PAM and NT'ed Linux ..

Andrew Morgan morgan at
Thu Apr 30 18:23:32 GMT 1998

Luke Kenneth Casson Leighton writes:
> based on pam_unix, it would be identical to the login / logout system, but
> would potentially _change_ the username that the user actually logged in
> as.
> e.g from \\DOMAIN\lkcl to lkcl_dom (or just to guest or nobody)
> e.g from Administrator to root
> such that you do
> Linux 2.0.30
> regent login: Administrator
> Password: .....
> Last Login: some_time_ago
> bash% whoami
> root
> bash%

This is not hard.  In fact, I think it is one of the things pam is
designed to make easy.

The pam notion of who is being authenticated is contained in the
PAM_USER item.  How this item is filled is something a module has a
lot of control over.  The default is for the application to supply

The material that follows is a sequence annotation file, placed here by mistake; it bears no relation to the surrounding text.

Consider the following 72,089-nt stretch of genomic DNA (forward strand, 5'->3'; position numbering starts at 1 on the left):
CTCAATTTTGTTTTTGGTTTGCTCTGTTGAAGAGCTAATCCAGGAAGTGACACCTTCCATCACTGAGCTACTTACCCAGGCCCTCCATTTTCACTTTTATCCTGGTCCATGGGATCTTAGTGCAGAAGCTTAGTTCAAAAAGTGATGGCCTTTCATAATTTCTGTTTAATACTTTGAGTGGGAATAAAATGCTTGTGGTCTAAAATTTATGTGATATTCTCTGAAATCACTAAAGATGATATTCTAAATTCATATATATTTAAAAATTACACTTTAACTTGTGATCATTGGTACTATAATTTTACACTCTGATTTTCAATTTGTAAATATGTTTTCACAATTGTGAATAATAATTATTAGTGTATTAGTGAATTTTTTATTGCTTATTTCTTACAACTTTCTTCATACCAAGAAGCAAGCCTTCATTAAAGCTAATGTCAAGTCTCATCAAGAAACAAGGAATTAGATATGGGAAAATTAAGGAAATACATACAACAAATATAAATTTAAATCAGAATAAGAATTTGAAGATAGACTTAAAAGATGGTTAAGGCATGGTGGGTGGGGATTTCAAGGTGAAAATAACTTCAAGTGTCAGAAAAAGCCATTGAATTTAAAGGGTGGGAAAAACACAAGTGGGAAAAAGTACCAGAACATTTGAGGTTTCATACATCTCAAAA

this value when you call pam_start, or for a module to make use of the
PAM_PROMPT item and call pam_get_user().  Alternatively, if your
module wants to explicitly prompt for:

	login: me
	domain [default=here]: there
	password: XXXX

and then translate the me/there combination into a local (UNIX)
username with the appropriate credentials, it can.  All it does is
pam_set_item(..PAM_USER...) with the appropriate UNIX username.  It
can then verify that XXX is the right password for the user and return
success or failure as appropriate.

With "correctly" PAMified applications, this will likely "just work".
You may have problems with things like ftpd and popd whose protocols
are so restrictive that they don't support arbitrary user prompting...



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